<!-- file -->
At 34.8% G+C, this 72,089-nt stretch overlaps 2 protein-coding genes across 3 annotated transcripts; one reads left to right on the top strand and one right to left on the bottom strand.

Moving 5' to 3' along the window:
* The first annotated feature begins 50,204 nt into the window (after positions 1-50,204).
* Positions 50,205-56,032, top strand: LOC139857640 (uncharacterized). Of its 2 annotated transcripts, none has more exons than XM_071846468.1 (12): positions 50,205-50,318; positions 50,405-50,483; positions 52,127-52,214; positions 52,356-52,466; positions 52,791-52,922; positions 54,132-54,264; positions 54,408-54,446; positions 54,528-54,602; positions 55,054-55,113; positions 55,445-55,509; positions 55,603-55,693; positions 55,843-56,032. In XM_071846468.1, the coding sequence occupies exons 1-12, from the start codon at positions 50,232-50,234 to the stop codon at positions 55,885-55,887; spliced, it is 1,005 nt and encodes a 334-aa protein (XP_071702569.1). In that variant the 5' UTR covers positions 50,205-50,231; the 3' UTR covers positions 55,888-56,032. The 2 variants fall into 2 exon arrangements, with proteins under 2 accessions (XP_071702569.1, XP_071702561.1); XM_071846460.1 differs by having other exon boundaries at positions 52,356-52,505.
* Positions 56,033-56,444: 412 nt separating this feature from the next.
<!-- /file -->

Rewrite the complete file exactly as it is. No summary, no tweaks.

At 34.8% G+C, this 72,089-nt stretch overlaps 2 protein-coding genes across 3 annotated transcripts; one reads left to right on the top strand and one right to left on the bottom strand.

Moving 5' to 3' along the window:
* The first annotated feature begins 50,204 nt into the window (after positions 1-50,204).
* Positions 50,205-56,032, top strand: LOC139857640 (uncharacterized). Of its 2 annotated transcripts, none has more exons than XM_071846468.1 (12): positions 50,205-50,318; positions 50,405-50,483; positions 52,127-52,214; positions 52,356-52,466; positions 52,791-52,922; positions 54,132-54,264; positions 54,408-54,446; positions 54,528-54,602; positions 55,054-55,113; positions 55,445-55,509; positions 55,603-55,693; positions 55,843-56,032. In XM_071846468.1, the coding sequence occupies exons 1-12, from the start codon at positions 50,232-50,234 to the stop codon at positions 55,885-55,887; spliced, it is 1,005 nt and encodes a 334-aa protein (XP_071702569.1). In that variant the 5' UTR covers positions 50,205-50,231; the 3' UTR covers positions 55,888-56,032. The 2 variants fall into 2 exon arrangements, with proteins under 2 accessions (XP_071702569.1, XP_071702561.1); XM_071846460.1 differs by having other exon boundaries at positions 52,356-52,505.
* Positions 56,033-56,444: 412 nt separating this feature from the next.